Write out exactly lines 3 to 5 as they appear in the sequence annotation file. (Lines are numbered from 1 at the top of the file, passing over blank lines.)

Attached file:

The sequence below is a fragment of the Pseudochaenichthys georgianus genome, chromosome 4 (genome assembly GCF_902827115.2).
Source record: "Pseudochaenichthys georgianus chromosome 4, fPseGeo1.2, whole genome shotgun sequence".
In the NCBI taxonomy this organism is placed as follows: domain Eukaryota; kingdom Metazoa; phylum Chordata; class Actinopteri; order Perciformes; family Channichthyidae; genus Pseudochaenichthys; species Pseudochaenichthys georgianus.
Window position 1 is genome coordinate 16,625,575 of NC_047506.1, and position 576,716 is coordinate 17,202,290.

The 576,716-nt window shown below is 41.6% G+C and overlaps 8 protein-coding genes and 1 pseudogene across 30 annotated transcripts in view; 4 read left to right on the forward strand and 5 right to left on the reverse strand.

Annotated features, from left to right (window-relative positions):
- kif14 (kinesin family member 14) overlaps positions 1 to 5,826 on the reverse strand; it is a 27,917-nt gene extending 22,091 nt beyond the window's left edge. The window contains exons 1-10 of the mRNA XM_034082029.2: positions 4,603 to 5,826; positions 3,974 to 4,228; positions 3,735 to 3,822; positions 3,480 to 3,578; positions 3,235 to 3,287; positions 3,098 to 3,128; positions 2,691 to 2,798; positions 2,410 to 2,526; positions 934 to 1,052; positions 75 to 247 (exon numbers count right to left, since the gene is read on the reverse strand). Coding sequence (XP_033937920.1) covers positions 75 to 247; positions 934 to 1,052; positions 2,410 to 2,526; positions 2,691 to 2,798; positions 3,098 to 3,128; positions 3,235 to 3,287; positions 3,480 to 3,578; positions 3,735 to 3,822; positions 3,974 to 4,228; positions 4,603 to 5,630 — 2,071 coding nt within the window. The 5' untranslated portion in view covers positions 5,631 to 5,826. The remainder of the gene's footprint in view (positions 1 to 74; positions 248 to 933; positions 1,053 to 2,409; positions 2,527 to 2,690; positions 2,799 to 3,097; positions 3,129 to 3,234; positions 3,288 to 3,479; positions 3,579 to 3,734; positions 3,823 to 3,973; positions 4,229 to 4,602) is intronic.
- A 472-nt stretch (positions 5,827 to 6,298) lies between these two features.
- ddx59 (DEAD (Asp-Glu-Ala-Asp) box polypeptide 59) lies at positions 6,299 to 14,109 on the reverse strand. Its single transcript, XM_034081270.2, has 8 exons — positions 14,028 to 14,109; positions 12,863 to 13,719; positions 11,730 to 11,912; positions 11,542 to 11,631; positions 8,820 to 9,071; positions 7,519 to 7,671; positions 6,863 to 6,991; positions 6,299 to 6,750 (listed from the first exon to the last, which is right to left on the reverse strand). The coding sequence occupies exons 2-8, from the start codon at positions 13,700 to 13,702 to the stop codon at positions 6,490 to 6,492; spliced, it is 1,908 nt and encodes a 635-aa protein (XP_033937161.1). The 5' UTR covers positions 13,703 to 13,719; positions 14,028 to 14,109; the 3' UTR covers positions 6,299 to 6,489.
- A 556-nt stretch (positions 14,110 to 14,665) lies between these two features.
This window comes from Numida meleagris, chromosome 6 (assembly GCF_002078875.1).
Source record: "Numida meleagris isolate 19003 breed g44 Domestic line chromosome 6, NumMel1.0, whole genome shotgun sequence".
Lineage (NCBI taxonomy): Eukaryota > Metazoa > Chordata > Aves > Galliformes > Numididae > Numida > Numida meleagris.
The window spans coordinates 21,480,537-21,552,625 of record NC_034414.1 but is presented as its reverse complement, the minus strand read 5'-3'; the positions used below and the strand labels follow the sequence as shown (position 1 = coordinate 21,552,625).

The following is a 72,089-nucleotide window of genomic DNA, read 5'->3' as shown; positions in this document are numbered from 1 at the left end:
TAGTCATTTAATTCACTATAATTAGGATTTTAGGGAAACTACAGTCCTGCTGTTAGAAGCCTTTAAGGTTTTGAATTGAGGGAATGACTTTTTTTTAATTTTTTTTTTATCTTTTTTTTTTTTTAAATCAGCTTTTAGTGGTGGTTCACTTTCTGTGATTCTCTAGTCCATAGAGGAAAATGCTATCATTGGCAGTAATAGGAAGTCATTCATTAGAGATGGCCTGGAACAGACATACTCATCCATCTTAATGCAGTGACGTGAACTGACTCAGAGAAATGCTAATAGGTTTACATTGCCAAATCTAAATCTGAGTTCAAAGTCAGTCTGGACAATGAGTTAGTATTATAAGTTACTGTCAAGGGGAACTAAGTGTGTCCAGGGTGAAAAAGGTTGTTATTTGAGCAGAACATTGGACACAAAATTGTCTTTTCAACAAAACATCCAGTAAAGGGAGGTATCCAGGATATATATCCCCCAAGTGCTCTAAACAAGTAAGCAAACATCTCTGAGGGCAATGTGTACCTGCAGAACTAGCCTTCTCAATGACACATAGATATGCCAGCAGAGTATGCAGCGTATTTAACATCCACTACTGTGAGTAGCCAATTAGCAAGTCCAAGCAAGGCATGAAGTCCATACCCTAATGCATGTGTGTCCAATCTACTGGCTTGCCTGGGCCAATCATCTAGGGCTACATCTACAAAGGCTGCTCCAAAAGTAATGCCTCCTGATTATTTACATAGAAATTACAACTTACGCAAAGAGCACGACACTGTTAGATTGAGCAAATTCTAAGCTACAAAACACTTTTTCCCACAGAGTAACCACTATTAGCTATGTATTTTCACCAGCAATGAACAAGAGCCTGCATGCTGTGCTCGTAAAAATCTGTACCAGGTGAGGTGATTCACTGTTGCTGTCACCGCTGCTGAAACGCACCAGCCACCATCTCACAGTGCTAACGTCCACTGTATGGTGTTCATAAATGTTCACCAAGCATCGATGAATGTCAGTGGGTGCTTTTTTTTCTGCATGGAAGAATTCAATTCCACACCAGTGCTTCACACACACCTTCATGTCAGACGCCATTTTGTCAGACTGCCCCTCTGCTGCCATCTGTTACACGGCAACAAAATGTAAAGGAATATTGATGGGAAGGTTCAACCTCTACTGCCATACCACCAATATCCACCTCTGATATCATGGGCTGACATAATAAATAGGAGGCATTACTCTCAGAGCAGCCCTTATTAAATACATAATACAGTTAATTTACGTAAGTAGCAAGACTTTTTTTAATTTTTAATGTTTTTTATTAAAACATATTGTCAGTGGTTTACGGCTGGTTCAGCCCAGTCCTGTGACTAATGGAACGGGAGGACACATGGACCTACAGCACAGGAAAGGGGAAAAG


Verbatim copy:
In the NCBI taxonomy this organism is placed as follows: domain Eukaryota; kingdom Metazoa; phylum Chordata; class Actinopteri; order Perciformes; family Channichthyidae; genus Pseudochaenichthys; species Pseudochaenichthys georgianus.
Window position 1 is genome coordinate 16,625,575 of NC_047506.1, and position 576,716 is coordinate 17,202,290.

The 576,716-nt window shown below is 41.6% G+C and overlaps 8 protein-coding genes and 1 pseudogene across 30 annotated transcripts in view; 4 read left to right on the forward strand and 5 right to left on the reverse strand.